Note: This article may contain commentary or the author's opinion.
Nature surrounds every single one of us and in nature we can find wild foods. Foraging wild foods can not only be a fun afternoon hiking and gardening at the same time but it can be a sustainable way to supplement your current grocery bill. Just follow these 10 simple rules to make your foraging experience a profitable, safe, and fun one.
- Find a local mentor that knows the local fauna. Nothing boosts our confidence about what’s safe to eat and not in the wilderness then having an experienced guide to lead us along the way.
- Bring along a good book that can help show you your local wild edibles. While this is not a good substitute for a mentor, it can be a close second and a great reference when you go out on your own after working with a mentor. If you can’t find a suitable book and you have a cell phone with a data plan you can find a free app that will help you identify plants on your journey. PlantNet is the number one pick for a totally free plant identification application and is based on citizen science.
- Be aware of the dangerous species in your area and avoid them. This is where having a mentor comes in very handy.
- Don’t rely on common names when referring to plants. Plants have common names and Latin names. The Latin names are diverse and aren’t confusing around the world, whereas common names can describe multiple different kinds of plants. A Latin name for a plant is like its own personal ID number.
- Make sure to use all of your senses when identifying a plant. Don’t just look at the plant and try to identify it. Some plants can only be determined safe if they smell a certain way or behave a certain way when touched. There are certain alliums that can only be determined from poisonous plants by their smell. In most cases a poisonous plant will smell bad. This is not a hard and fast rule.
- Make sure you learn the habitat of the plants you’re looking for. You won’t find cattails on a high slope, and you won’t find ramps inside of a swamp.
- Learn the plants that are companions to the species you’re looking for. Yellow dock is commonly found with pokeweed for example.
- Make sure to look for a wild edible plants throughout the seasons as they look different depending on if it is spring, summer, or fall. For example, white snakeroot can look like wood nettle until it blooms in July. Make a notation of where poisonous plants are so that you don’t forage them.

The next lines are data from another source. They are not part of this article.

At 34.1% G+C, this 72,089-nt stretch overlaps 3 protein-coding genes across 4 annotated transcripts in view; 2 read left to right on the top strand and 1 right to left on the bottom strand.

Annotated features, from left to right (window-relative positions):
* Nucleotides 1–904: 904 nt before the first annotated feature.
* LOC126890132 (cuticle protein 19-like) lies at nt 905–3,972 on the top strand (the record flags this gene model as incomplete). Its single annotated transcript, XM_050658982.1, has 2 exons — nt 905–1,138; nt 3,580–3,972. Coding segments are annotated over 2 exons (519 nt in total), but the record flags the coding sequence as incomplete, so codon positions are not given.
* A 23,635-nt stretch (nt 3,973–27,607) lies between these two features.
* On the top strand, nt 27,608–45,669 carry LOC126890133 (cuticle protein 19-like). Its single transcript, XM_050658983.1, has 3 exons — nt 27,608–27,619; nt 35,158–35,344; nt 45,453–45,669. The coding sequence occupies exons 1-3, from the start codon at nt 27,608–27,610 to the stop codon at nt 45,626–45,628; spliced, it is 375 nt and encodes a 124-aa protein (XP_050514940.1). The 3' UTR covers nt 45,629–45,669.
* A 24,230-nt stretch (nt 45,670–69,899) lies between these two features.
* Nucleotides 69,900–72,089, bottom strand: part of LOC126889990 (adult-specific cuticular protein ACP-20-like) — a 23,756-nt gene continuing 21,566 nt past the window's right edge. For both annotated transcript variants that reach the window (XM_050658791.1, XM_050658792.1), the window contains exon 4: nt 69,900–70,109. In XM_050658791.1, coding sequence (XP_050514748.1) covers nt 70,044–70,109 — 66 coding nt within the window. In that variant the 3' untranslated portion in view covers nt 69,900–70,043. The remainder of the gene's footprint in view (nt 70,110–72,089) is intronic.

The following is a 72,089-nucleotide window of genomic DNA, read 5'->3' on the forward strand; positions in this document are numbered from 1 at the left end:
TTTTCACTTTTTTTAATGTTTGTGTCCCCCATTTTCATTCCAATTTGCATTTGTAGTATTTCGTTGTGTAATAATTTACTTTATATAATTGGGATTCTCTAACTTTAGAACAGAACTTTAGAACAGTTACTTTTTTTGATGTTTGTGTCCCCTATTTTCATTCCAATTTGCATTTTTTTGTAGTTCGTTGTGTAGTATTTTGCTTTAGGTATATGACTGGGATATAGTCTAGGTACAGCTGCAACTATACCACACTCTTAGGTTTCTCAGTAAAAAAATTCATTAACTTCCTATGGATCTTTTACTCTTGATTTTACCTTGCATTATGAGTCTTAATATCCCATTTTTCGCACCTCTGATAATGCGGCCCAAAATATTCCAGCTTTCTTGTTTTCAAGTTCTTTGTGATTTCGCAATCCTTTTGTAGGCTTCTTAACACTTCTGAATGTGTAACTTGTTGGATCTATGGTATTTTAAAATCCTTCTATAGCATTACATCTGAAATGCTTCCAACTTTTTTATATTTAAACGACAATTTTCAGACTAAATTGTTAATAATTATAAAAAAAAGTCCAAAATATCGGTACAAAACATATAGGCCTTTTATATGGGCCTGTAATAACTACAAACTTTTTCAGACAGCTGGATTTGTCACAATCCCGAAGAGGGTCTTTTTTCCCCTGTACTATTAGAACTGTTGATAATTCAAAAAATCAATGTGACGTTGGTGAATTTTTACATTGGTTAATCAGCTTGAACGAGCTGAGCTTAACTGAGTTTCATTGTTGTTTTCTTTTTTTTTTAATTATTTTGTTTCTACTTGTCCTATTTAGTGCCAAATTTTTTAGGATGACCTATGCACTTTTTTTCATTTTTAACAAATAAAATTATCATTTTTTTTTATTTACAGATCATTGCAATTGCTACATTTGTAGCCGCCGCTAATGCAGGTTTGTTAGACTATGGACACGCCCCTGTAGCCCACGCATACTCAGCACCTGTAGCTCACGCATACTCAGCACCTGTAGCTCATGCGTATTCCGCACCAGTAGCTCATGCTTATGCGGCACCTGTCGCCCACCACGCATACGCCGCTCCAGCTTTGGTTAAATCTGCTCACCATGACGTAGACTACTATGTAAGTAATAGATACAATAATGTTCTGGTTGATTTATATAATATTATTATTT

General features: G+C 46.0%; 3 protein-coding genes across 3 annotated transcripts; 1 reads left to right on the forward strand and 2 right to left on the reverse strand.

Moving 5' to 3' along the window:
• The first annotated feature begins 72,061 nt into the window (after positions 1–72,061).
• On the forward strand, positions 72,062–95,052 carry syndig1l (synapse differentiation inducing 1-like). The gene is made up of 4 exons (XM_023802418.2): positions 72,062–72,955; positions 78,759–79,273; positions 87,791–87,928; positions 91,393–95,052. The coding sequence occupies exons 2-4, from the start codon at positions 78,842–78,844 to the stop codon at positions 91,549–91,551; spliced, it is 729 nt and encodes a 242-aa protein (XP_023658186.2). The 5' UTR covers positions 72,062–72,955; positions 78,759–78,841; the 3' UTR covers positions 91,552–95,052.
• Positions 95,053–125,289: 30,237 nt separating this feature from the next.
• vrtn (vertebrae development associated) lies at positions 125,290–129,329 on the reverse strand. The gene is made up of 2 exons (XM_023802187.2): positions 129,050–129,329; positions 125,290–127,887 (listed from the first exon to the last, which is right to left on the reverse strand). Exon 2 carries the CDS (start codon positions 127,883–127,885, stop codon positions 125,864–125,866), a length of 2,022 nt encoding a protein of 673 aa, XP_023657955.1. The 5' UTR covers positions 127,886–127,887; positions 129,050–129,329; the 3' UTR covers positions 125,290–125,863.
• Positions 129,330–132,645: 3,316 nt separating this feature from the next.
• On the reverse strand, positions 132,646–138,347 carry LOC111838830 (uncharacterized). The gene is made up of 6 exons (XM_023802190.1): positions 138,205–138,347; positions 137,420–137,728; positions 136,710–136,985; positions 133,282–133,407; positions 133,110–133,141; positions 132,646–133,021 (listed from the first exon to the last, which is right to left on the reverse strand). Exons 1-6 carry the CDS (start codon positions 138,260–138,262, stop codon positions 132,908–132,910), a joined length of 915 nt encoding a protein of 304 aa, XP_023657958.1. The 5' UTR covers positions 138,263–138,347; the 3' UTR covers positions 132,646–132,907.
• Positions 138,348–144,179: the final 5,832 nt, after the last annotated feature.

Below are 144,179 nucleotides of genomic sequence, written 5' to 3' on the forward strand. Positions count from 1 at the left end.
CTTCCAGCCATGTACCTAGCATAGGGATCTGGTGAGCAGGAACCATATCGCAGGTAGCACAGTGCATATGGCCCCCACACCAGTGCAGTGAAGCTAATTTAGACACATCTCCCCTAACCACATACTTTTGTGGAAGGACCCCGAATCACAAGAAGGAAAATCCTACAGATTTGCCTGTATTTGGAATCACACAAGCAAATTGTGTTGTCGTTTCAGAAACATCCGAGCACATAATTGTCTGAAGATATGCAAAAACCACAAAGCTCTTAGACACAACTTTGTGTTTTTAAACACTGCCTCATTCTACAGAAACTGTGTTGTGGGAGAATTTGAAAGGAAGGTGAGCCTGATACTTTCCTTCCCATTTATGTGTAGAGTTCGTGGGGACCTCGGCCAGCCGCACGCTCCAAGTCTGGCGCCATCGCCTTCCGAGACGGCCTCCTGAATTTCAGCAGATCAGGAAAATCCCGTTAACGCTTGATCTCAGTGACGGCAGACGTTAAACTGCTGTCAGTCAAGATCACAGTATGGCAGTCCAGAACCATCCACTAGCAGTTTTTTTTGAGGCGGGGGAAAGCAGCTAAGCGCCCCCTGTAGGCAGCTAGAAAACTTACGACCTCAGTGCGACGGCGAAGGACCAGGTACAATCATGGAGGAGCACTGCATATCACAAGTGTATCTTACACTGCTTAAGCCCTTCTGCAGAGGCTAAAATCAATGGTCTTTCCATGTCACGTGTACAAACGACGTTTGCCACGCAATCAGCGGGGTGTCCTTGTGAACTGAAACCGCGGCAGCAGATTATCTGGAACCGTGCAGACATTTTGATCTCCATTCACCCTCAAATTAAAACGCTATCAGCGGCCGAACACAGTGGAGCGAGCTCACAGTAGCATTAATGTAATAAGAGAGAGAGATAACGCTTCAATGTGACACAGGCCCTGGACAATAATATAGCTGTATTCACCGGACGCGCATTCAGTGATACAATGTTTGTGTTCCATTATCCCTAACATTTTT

- Learn which parts of wild edible plants are safe to use. Elderberries are safe to eat if they have been properly prepared, but the bark, stem, and roots are considered poisonous. Additionally, some plants are only edible at certain times of the year, for example stinging nettle shouldn’t be used after it has gone to seed.
- Keep forging journals and maps. These are important for developing of sense of what is available and where in your area. When combined with a calendar noting when flowering or fruiting, it will give you a good indicator of when you can harvest.
- Don’t over harvest wild edibles. A general rule of thumb is to take only up to 1/3 of the wild edibles if in a life-threatening situation. When just trying to supplement your grocery bill taking 10% is much more sustainable. Don’t take more than you will actually use.
- Avoid foraging rare or protected wild plants. Some states require permits to harvest ginseng or goldenseal because they are rare and protected.
- Only collect the part of the plant you intend to use. If you intend to make a powder from sassafras leaves, there is no need to uproot the entire sapling. Just take what you need and leave the rest for the plant to continue to thrive. A good rule of thumb is to harvest no more than 25% of a whole plant.
- Consider cultivating wild edible plants in your garden. Many wild plants that are edible are easy to transplant and propagate like ramps. Research the growing conditions of rare plants in your area and grow them yourself.
- Avoid harvesting from toxic areas. Never forage for wild edibles near a busy highway. Most plants will absorb lead and other heavy metals.
- When foraging wild water plants make sure you know the water source. Eating plants that have been grown in contaminated water is almost the same as drinking contaminated water. Chemical and/or heavy metal pollution cannot be removed by cooking.
- Only forage from plants which appear healthy.
- Make sure to get permission to forage as not doing so could result in some unpleasant consequences legally.
"*" indicates required fields